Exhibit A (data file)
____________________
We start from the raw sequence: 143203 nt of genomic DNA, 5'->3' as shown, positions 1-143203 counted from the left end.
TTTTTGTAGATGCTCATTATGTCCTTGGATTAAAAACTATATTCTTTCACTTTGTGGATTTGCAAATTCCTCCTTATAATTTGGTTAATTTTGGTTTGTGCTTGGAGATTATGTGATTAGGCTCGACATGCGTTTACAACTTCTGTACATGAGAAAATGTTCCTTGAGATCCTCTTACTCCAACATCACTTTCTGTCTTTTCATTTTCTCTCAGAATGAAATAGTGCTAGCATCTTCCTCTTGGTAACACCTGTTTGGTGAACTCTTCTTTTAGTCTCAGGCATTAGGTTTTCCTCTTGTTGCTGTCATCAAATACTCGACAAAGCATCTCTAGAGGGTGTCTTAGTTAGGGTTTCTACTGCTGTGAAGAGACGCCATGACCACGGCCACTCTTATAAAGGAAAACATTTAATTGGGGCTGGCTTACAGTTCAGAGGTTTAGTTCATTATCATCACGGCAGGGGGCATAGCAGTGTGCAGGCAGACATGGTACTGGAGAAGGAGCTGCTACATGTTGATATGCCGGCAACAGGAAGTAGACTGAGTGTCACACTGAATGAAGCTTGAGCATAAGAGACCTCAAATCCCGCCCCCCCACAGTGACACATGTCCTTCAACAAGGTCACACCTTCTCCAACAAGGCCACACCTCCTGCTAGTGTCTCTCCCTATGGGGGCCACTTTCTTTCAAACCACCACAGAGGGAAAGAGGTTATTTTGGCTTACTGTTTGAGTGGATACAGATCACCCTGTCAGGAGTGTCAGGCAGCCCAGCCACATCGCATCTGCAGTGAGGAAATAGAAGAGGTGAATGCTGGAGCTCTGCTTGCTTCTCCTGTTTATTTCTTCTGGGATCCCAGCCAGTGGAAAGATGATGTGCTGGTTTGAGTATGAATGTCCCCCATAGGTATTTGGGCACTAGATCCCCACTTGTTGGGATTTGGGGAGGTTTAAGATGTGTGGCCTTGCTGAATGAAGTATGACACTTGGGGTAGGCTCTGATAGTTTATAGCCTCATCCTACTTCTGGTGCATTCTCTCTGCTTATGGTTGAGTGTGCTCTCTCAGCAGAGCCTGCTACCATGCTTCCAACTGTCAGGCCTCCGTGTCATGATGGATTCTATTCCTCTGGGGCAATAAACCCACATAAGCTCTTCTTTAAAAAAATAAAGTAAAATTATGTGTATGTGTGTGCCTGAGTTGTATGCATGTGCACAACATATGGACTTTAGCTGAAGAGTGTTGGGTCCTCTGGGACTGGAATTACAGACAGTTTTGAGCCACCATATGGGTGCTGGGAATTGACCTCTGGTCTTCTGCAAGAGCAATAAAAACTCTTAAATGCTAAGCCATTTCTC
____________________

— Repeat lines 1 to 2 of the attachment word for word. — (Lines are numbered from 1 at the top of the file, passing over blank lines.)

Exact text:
We start from the raw sequence: 143203 nt of genomic DNA, 5'->3' as shown, positions 1-143203 counted from the left end.
TTTTTGTAGATGCTCATTATGTCCTTGGATTAAAAACTATATTCTTTCACTTTGTGGATTTGCAAATTCCTCCTTATAATTTGGTTAATTTTGGTTTGTGCTTGGAGATTATGTGATTAGGCTCGACATGCGTTTACAACTTCTGTACATGAGAAAATGTTCCTTGAGATCCTCTTACTCCAACATCACTTTCTGTCTTTTCATTTTCTCTCAGAATGAAATAGTGCTAGCATCTTCCTCTTGGTAACACCTGTTTGGTGAACTCTTCTTTTAGTCTCAGGCATTAGGTTTTCCTCTTGTTGCTGTCATCAAATACTCGACAAAGCATCTCTAGAGGGTGTCTTAGTTAGGGTTTCTACTGCTGTGAAGAGACGCCATGACCACGGCCACTCTTATAAAGGAAAACATTTAATTGGGGCTGGCTTACAGTTCAGAGGTTTAGTTCATTATCATCACGGCAGGGGGCATAGCAGTGTGCAGGCAGACATGGTACTGGAGAAGGAGCTGCTACATGTTGATATGCCGGCAACAGGAAGTAGACTGAGTGTCACACTGAATGAAGCTTGAGCATAAGAGACCTCAAATCCCGCCCCCCCACAGTGACACATGTCCTTCAACAAGGTCACACCTTCTCCAACAAGGCCACACCTCCTGCTAGTGTCTCTCCCTATGGGGGCCACTTTCTTTCAAACCACCACAGAGGGAAAGAGGTTATTTTGGCTTACTGTTTGAGTGGATACAGATCACCCTGTCAGGAGTGTCAGGCAGCCCAGCCACATCGCATCTGCAGTGAGGAAATAGAAGAGGTGAATGCTGGAGCTCTGCTTGCTTCTCCTGTTTATTTCTTCTGGGATCCCAGCCAGTGGAAAGATGATGTGCTGGTTTGAGTATGAATGTCCCCCATAGGTATTTGGGCACTAGATCCCCACTTGTTGGGATTTGGGGAGGTTTAAGATGTGTGGCCTTGCTGAATGAAGTATGACACTTGGGGTAGGCTCTGATAGTTTATAGCCTCATCCTACTTCTGGTGCATTCTCTCTGCTTATGGTTGAGTGTGCTCTCTCAGCAGAGCCTGCTACCATGCTTCCAACTGTCAGGCCTCCGTGTCATGATGGATTCTATTCCTCTGGGGCAATAAACCCACATAAGCTCTTCTTTAAAAAAATAAAGTAAAATTATGTGTATGTGTGTGCCTGAGTTGTATGCATGTGCACAACATATGGACTTTAGCTGAAGAGTGTTGGGTCCTCTGGGACTGGAATTACAGACAGTTTTGAGCCACCATATGGGTGCTGGGAATTGACCTCTGGTCTTCTGCAAGAGCAATAAAAACTCTTAAATGCTAAGCCATTTCTC